Michael J. Fox Hopeful Obama Will Soon Fund Embryonic Stem Cell Research
by Steven Ertelt
November 6, 2008
Washington, DC (LifeNews.com) — With economics taking center stage during the presidential election and abortion coming in a distant second, stem cell research wasn’t on the radar screen. But, now that Barack Obama is the incoming president, actor Michael J. Fox is hopeful that stem cell research will be back on the table.
He hopes Obama will quickly move to overturn the limits President Bush placed on funding the unproven science and force taxpayers to fund the use of embryonic stem cells.
Never mind that the research has yet to help any human patients. Because of problems when used in animals — everything from causing tumors to immune system rejection issues — the FDA has yet to approve any human trials.
Despite that, Fox told USA today that he’s ecstatic about Obama’s win and what it means for funding the embryonic research he promotes.
"I’m OK, a little toasty," Fox said after the election results. "I’m happy, I’m really happy. In all fairness, Sen. McCain has been supportive of our foundation in the past and supportive of research. But I think this administration will really embrace it."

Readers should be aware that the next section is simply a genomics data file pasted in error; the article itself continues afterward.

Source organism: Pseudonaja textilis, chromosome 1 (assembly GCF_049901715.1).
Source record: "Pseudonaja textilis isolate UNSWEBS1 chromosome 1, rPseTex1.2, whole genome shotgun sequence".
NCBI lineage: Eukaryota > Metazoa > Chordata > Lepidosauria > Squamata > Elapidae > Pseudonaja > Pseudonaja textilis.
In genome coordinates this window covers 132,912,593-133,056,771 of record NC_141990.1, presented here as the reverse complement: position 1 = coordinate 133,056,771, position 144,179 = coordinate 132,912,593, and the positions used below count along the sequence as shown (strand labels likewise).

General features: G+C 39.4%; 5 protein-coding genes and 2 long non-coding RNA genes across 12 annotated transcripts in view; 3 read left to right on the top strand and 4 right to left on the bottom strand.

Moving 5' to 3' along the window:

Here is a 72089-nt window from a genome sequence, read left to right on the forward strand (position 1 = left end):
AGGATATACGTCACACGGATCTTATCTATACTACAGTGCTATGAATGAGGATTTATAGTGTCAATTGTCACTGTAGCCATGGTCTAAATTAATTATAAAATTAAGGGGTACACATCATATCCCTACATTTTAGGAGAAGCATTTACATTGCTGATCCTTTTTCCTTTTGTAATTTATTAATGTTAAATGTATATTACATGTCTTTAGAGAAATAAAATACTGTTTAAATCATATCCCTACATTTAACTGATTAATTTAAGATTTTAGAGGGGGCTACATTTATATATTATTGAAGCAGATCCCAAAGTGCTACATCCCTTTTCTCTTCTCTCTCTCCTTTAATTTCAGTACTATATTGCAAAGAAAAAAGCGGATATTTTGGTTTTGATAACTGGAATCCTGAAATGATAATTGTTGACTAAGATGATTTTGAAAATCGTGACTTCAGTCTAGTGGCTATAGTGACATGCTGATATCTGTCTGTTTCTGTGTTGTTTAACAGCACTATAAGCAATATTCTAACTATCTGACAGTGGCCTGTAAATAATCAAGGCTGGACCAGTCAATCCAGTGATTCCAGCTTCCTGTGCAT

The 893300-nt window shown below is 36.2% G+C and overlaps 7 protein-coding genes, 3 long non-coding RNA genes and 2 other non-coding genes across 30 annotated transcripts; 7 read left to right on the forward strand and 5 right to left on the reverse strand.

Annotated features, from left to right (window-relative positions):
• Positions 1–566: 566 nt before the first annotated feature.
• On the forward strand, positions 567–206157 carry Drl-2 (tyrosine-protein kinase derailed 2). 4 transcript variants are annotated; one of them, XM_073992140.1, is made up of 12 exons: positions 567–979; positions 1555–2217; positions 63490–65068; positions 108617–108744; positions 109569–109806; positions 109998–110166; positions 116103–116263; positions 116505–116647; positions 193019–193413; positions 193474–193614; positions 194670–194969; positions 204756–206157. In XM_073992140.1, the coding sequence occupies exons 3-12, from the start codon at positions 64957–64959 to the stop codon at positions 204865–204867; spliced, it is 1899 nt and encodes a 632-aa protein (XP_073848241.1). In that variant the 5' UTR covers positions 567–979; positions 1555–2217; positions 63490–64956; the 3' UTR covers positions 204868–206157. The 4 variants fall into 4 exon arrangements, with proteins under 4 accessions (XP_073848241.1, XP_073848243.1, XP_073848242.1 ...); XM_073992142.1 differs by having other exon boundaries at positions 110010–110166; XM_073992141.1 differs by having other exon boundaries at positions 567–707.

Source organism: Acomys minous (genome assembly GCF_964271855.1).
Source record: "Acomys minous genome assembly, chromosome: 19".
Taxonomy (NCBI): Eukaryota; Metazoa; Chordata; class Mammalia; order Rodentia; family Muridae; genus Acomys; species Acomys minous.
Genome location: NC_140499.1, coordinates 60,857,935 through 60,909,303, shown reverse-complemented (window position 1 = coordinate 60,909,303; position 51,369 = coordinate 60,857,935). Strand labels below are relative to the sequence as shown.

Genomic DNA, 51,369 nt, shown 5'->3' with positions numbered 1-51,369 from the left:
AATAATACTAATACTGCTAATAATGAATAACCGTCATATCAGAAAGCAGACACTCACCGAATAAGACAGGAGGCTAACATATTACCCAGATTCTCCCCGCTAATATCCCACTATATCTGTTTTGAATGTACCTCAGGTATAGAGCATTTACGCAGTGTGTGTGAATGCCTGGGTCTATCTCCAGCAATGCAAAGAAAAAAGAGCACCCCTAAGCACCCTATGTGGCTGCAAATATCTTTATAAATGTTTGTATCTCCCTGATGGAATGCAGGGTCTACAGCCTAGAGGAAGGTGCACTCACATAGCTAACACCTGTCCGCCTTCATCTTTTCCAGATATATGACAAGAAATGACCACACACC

The actor isn’t the only one pressuring Obama to overturn Bush’s limits as soon as possible.
The International Society for Stem Cell Research released a statement Thursday urging Obama to making Americans pay for embryonic stem cell research, which involves the destruction of human life, in the first 100 days of his presidency.
"Throughout his campaign Obama has supported stem cell research. We now encourage him to ensure that scientists in the United States can use federal grant funds to study the many valuable human embryonic stem cell lines that have been developed since August 9, 2001, the date that President George W. Bush announced his policy for stem cell research funding," the group said.
Embryonic stem cell research is no longer the fad it once was and that is evidenced by the migration of scientists to direct reprogramming and adult stem cells.
Last month, a leading British scientist said he would be heading to France from England to conduct research because the nation is too focused on embryonic stem cell research.
Colin McGuckin, a professor of regenerative medicine at Newcastle University and expert on the use of adult stem cells, says Britain’s priorities are out of whack.
While the British government is pushing cloning and embryonic stem cells McGuckin says adult stem cells are the ones paying dividends for patients.
"The bottom line is my vocation is to work with patients and help patients and unfortunately I can’t do that in the UK," he said. He said France provides a "much better environment" to cure patients and further his work.
"(France) is very supportive of adult stem cells because they know that these are the things that are in the clinic right now and will be more likely in the clinic," he added. "A vast amount of money in the UK from the Government has gone into embryonic stem-cell research with not one patient having being treated, to the detriment of (research into) adult stem cells, which has been severely underfunded."
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